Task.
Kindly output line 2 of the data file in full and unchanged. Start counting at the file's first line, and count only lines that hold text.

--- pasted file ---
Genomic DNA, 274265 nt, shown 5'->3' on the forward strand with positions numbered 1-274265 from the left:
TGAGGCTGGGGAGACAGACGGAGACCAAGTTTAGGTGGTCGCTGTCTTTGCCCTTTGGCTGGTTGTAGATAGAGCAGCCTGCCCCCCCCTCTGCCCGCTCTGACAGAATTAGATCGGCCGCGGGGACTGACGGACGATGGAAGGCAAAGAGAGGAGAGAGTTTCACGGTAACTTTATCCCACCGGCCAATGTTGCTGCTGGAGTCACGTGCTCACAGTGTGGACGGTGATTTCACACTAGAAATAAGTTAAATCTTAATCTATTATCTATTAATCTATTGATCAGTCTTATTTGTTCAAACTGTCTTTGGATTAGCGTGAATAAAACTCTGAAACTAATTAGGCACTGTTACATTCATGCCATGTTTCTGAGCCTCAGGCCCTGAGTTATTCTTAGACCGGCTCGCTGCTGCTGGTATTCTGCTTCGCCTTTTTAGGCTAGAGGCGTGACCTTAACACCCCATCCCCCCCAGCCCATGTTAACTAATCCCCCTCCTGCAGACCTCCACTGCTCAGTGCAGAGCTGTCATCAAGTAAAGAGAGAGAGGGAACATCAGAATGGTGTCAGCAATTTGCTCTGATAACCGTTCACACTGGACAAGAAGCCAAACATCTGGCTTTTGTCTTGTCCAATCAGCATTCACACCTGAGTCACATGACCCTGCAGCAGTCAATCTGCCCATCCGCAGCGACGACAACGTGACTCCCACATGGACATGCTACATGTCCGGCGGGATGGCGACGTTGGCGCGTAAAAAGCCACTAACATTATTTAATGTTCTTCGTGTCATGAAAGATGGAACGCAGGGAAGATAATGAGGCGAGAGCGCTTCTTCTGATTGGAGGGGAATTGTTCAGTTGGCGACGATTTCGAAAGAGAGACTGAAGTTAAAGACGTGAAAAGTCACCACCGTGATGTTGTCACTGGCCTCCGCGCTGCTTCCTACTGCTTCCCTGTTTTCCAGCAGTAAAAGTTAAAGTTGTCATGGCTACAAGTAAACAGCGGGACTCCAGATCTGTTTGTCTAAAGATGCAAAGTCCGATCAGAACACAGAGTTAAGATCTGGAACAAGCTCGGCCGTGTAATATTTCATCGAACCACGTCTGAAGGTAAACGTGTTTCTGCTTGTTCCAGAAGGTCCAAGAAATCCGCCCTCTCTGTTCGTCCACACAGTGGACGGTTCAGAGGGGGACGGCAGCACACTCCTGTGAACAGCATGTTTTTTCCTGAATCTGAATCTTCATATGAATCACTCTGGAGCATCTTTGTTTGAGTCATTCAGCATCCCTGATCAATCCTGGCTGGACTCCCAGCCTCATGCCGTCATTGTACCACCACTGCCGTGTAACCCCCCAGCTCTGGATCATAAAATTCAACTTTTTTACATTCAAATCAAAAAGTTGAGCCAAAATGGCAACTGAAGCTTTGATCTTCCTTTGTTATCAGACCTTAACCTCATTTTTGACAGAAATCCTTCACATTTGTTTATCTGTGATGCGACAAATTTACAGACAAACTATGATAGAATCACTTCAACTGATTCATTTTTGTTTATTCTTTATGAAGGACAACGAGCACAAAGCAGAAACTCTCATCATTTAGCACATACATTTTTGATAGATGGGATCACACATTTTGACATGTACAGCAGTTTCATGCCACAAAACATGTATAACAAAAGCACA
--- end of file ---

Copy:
TGAGGCTGGGGAGACAGACGGAGACCAAGTTTAGGTGGTCGCTGTCTTTGCCCTTTGGCTGGTTGTAGATAGAGCAGCCTGCCCCCCCCTCTGCCCGCTCTGACAGAATTAGATCGGCCGCGGGGACTGACGGACGATGGAAGGCAAAGAGAGGAGAGAGTTTCACGGTAACTTTATCCCACCGGCCAATGTTGCTGCTGGAGTCACGTGCTCACAGTGTGGACGGTGATTTCACACTAGAAATAAGTTAAATCTTAATCTATTATCTATTAATCTATTGATCAGTCTTATTTGTTCAAACTGTCTTTGGATTAGCGTGAATAAAACTCTGAAACTAATTAGGCACTGTTACATTCATGCCATGTTTCTGAGCCTCAGGCCCTGAGTTATTCTTAGACCGGCTCGCTGCTGCTGGTATTCTGCTTCGCCTTTTTAGGCTAGAGGCGTGACCTTAACACCCCATCCCCCCCAGCCCATGTTAACTAATCCCCCTCCTGCAGACCTCCACTGCTCAGTGCAGAGCTGTCATCAAGTAAAGAGAGAGAGGGAACATCAGAATGGTGTCAGCAATTTGCTCTGATAACCGTTCACACTGGACAAGAAGCCAAACATCTGGCTTTTGTCTTGTCCAATCAGCATTCACACCTGAGTCACATGACCCTGCAGCAGTCAATCTGCCCATCCGCAGCGACGACAACGTGACTCCCACATGGACATGCTACATGTCCGGCGGGATGGCGACGTTGGCGCGTAAAAAGCCACTAACATTATTTAATGTTCTTCGTGTCATGAAAGATGGAACGCAGGGAAGATAATGAGGCGAGAGCGCTTCTTCTGATTGGAGGGGAATTGTTCAGTTGGCGACGATTTCGAAAGAGAGACTGAAGTTAAAGACGTGAAAAGTCACCACCGTGATGTTGTCACTGGCCTCCGCGCTGCTTCCTACTGCTTCCCTGTTTTCCAGCAGTAAAAGTTAAAGTTGTCATGGCTACAAGTAAACAGCGGGACTCCAGATCTGTTTGTCTAAAGATGCAAAGTCCGATCAGAACACAGAGTTAAGATCTGGAACAAGCTCGGCCGTGTAATATTTCATCGAACCACGTCTGAAGGTAAACGTGTTTCTGCTTGTTCCAGAAGGTCCAAGAAATCCGCCCTCTCTGTTCGTCCACACAGTGGACGGTTCAGAGGGGGACGGCAGCACACTCCTGTGAACAGCATGTTTTTTCCTGAATCTGAATCTTCATATGAATCACTCTGGAGCATCTTTGTTTGAGTCATTCAGCATCCCTGATCAATCCTGGCTGGACTCCCAGCCTCATGCCGTCATTGTACCACCACTGCCGTGTAACCCCCCAGCTCTGGATCATAAAATTCAACTTTTTTACATTCAAATCAAAAAGTTGAGCCAAAATGGCAACTGAAGCTTTGATCTTCCTTTGTTATCAGACCTTAACCTCATTTTTGACAGAAATCCTTCACATTTGTTTATCTGTGATGCGACAAATTTACAGACAAACTATGATAGAATCACTTCAACTGATTCATTTTTGTTTATTCTTTATGAAGGACAACGAGCACAAAGCAGAAACTCTCATCATTTAGCACATACATTTTTGATAGATGGGATCACACATTTTGACATGTACAGCAGTTTCATGCCACAAAACATGTATAACAAAAGCACA